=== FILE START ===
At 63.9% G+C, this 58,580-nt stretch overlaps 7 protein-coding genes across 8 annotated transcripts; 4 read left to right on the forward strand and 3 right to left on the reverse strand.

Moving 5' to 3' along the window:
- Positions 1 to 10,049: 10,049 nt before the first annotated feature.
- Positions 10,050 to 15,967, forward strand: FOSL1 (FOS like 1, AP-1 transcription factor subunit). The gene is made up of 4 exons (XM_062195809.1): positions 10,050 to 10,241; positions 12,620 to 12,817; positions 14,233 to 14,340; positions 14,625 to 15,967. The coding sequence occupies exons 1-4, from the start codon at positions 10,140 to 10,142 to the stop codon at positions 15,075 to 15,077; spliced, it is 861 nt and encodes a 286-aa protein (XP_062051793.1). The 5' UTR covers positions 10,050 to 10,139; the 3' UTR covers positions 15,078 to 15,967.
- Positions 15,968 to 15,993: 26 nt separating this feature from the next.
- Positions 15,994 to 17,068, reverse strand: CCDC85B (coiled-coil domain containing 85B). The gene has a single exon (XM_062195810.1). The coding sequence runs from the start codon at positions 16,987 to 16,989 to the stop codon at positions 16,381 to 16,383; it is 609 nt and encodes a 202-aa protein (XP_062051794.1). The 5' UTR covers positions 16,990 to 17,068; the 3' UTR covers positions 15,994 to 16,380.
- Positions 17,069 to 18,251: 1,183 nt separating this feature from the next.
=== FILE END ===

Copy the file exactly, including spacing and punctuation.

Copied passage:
At 63.9% G+C, this 58,580-nt stretch overlaps 7 protein-coding genes across 8 annotated transcripts; 4 read left to right on the forward strand and 3 right to left on the reverse strand.

Moving 5' to 3' along the window:
- Positions 1 to 10,049: 10,049 nt before the first annotated feature.
- Positions 10,050 to 15,967, forward strand: FOSL1 (FOS like 1, AP-1 transcription factor subunit). The gene is made up of 4 exons (XM_062195809.1): positions 10,050 to 10,241; positions 12,620 to 12,817; positions 14,233 to 14,340; positions 14,625 to 15,967. The coding sequence occupies exons 1-4, from the start codon at positions 10,140 to 10,142 to the stop codon at positions 15,075 to 15,077; spliced, it is 861 nt and encodes a 286-aa protein (XP_062051793.1). The 5' UTR covers positions 10,050 to 10,139; the 3' UTR covers positions 15,078 to 15,967.
- Positions 15,968 to 15,993: 26 nt separating this feature from the next.
- Positions 15,994 to 17,068, reverse strand: CCDC85B (coiled-coil domain containing 85B). The gene has a single exon (XM_062195810.1). The coding sequence runs from the start codon at positions 16,987 to 16,989 to the stop codon at positions 16,381 to 16,383; it is 609 nt and encodes a 202-aa protein (XP_062051794.1). The 5' UTR covers positions 16,990 to 17,068; the 3' UTR covers positions 15,994 to 16,380.
- Positions 17,069 to 18,251: 1,183 nt separating this feature from the next.